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Gaza truce harder to reach than in past conflicts

CAIRO — The hunt for a way to end fighting in the Gaza Strip that has killed more than 800 people is hobbled by a head-spinning litany of complications, chief among them for the United States that one combatant — Israel — is a close ally and the other — Hamas — a blacklisted semi-enemy.

It’s hard to be a broker when you can’t even talk to one side, as Secretary of State John F. Kerry experienced during five days of peacemaking efforts this week.

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Kerry had hoped to announce a temporary truce on Friday, envisaging a cease-fire that would begin over the weekend and last perhaps a week, allowing time for larger negotiations that might make another fight over the Gaza Strip less likely.

Late Friday, Israeli media reported that Israel’s security cabinet had unanimously rejected the proposal in its current form. Kerry acknowledged that the effort had fallen short but said he and other diplomats would continue working to halt the violence.

‘‘Gaps have been significantly narrowed,’’ he said, according to the Associated Press. ‘‘It can be achieved, if we work through some of the issues that are important for the parties.’’

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The Obama administration is squeezed between loyalty to Israel and the rising international criticism of Israel over what is frequently seen as callous inattention to civilian casualties and overwhelming use of force. Israel responds that it protects civilians while Hamas uses them as human shields, but that does not make the Americans’ peacemaking task any easier.

Kerry’s push for a truce included one day of traditional shuttle diplomacy, making a circuit from Egypt to Israel to the West Bank and back again. Much of the rest of the time he was on the phone.

On Kerry’s speed dial: the foreign ministers of Turkey and Qatar, Muslim diplomats with their own agendas but an open line to Hamas leaders. Hamas leader Khaled Meshal is based in the Qatari capital, Doha.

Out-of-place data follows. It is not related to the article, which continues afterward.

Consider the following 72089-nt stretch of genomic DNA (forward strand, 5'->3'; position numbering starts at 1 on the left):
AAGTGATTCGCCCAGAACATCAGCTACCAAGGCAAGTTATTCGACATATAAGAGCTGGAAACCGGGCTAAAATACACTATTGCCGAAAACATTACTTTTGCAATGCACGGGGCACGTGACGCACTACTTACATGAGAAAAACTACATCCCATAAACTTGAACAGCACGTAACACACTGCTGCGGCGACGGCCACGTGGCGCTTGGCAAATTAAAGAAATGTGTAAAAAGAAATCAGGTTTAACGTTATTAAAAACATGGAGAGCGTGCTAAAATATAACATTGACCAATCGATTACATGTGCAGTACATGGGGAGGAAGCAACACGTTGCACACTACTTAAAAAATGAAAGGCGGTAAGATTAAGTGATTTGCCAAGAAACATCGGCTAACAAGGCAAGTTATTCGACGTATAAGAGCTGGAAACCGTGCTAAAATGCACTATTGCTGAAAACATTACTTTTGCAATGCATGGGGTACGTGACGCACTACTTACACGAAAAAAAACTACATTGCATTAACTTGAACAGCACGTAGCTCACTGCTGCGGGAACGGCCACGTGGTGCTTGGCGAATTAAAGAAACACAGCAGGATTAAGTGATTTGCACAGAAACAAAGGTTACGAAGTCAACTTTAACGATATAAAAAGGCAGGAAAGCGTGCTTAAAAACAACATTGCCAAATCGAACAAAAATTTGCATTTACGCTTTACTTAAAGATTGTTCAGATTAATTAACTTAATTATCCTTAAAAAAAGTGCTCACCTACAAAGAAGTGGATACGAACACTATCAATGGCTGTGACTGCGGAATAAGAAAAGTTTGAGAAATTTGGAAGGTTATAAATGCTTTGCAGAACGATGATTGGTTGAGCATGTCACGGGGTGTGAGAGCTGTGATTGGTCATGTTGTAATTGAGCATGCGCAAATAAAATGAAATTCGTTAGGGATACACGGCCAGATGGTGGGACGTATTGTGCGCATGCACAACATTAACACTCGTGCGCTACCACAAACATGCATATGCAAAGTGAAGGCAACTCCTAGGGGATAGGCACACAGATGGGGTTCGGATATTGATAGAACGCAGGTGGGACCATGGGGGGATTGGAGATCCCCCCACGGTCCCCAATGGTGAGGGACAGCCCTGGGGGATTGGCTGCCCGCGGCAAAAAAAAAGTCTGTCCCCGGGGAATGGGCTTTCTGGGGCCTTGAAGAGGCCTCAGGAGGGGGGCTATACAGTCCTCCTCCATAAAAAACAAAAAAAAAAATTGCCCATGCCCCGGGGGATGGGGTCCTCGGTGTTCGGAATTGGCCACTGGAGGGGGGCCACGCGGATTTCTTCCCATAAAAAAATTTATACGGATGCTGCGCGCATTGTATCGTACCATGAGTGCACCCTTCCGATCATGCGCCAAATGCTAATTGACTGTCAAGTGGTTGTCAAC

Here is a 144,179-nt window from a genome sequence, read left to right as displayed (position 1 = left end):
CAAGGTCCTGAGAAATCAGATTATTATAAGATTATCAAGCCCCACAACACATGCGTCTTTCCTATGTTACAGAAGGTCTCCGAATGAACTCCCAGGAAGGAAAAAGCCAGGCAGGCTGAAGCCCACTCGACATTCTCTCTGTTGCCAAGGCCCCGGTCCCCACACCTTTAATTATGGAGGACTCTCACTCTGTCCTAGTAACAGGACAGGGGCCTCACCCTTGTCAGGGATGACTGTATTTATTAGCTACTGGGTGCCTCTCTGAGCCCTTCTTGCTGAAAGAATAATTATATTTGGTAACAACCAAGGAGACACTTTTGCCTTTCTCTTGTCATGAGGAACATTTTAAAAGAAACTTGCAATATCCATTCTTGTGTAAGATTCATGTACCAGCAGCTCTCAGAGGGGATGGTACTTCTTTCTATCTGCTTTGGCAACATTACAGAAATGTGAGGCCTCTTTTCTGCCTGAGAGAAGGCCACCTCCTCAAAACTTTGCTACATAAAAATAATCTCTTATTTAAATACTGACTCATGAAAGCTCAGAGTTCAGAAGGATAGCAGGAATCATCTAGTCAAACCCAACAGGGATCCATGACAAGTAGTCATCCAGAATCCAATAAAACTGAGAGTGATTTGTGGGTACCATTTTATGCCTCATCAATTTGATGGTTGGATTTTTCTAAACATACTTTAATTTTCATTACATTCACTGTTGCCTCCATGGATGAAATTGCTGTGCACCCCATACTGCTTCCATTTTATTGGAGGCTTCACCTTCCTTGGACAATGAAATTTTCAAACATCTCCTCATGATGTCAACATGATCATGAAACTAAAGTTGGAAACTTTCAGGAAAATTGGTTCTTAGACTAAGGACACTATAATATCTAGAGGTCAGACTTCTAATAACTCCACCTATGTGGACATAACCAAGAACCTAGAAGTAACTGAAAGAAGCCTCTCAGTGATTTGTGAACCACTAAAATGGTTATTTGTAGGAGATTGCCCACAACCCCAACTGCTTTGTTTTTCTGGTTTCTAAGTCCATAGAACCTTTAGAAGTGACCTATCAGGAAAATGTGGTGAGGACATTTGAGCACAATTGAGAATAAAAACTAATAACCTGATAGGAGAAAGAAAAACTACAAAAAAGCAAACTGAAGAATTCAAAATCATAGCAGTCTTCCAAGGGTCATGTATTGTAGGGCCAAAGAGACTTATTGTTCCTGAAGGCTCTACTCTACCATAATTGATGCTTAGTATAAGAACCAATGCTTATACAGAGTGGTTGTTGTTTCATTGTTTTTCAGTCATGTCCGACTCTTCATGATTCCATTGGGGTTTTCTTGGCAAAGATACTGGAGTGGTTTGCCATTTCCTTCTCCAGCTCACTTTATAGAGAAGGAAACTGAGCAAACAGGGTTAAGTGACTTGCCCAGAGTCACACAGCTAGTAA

Kerry also met twice with the intelligence chief for the Palestinian Authority, who ran interference during the long schism between the Palestinian Fatah faction, which talks to Israel and the United States, and Hamas, which talks to neither.

The Palestinian split is its own complication in resolving the 17-day conflict in Gaza, which has been controlled exclusively by Hamas since 2007. The militant group has long pledged to eradicate Israel, and the United States and Israel consider it a terrorist group. U.S. officials are barred from direct dealings with Hamas.

Militants affiliated with Hamas, or protected by it, use Gaza as a launch pad for rockets that terrorize Israel despite being mostly ineffectual and dig tunnels on the Israeli border that Israel claims are used for attempted terrorist raids.

Hamas and Fatah formally reconciled this spring, which along with renewed Israeli settlement building, scuppered Kerry’s larger effort to resolve the decades-old Israeli-Palestinian conflict. Unification did nothing to stop Hamas rockets fired into Israel before the current active warfare, and Israel claims more than 2,000 rockets have been launched from Gaza since fighting began July 8.